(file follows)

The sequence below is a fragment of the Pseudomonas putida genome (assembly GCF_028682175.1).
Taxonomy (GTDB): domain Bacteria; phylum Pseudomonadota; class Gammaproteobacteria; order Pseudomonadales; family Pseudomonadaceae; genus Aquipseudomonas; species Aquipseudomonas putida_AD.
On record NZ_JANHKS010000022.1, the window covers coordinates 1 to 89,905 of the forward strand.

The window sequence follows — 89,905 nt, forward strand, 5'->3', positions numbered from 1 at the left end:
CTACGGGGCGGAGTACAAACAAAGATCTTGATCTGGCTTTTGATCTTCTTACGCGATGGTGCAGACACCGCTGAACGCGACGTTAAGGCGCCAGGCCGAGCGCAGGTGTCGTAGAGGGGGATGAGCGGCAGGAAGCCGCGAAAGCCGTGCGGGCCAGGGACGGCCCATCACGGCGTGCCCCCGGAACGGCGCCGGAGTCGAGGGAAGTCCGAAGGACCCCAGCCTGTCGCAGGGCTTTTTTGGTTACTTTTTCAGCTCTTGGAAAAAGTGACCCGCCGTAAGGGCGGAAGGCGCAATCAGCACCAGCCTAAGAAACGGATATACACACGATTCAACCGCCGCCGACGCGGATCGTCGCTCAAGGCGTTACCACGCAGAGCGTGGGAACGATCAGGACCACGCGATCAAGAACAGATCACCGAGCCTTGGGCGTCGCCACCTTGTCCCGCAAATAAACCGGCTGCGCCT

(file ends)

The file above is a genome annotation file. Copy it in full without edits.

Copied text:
The sequence below is a fragment of the Pseudomonas putida genome (assembly GCF_028682175.1).
Taxonomy (GTDB): domain Bacteria; phylum Pseudomonadota; class Gammaproteobacteria; order Pseudomonadales; family Pseudomonadaceae; genus Aquipseudomonas; species Aquipseudomonas putida_AD.
On record NZ_JANHKS010000022.1, the window covers coordinates 1 to 89,905 of the forward strand.

The window sequence follows — 89,905 nt, forward strand, 5'->3', positions numbered from 1 at the left end:
CTACGGGGCGGAGTACAAACAAAGATCTTGATCTGGCTTTTGATCTTCTTACGCGATGGTGCAGACACCGCTGAACGCGACGTTAAGGCGCCAGGCCGAGCGCAGGTGTCGTAGAGGGGGATGAGCGGCAGGAAGCCGCGAAAGCCGTGCGGGCCAGGGACGGCCCATCACGGCGTGCCCCCGGAACGGCGCCGGAGTCGAGGGAAGTCCGAAGGACCCCAGCCTGTCGCAGGGCTTTTTTGGTTACTTTTTCAGCTCTTGGAAAAAGTGACCCGCCGTAAGGGCGGAAGGCGCAATCAGCACCAGCCTAAGAAACGGATATACACACGATTCAACCGCCGCCGACGCGGATCGTCGCTCAAGGCGTTACCACGCAGAGCGTGGGAACGATCAGGACCACGCGATCAAGAACAGATCACCGAGCCTTGGGCGTCGCCACCTTGTCCCGCAAATAAACCGGCTGCGCCT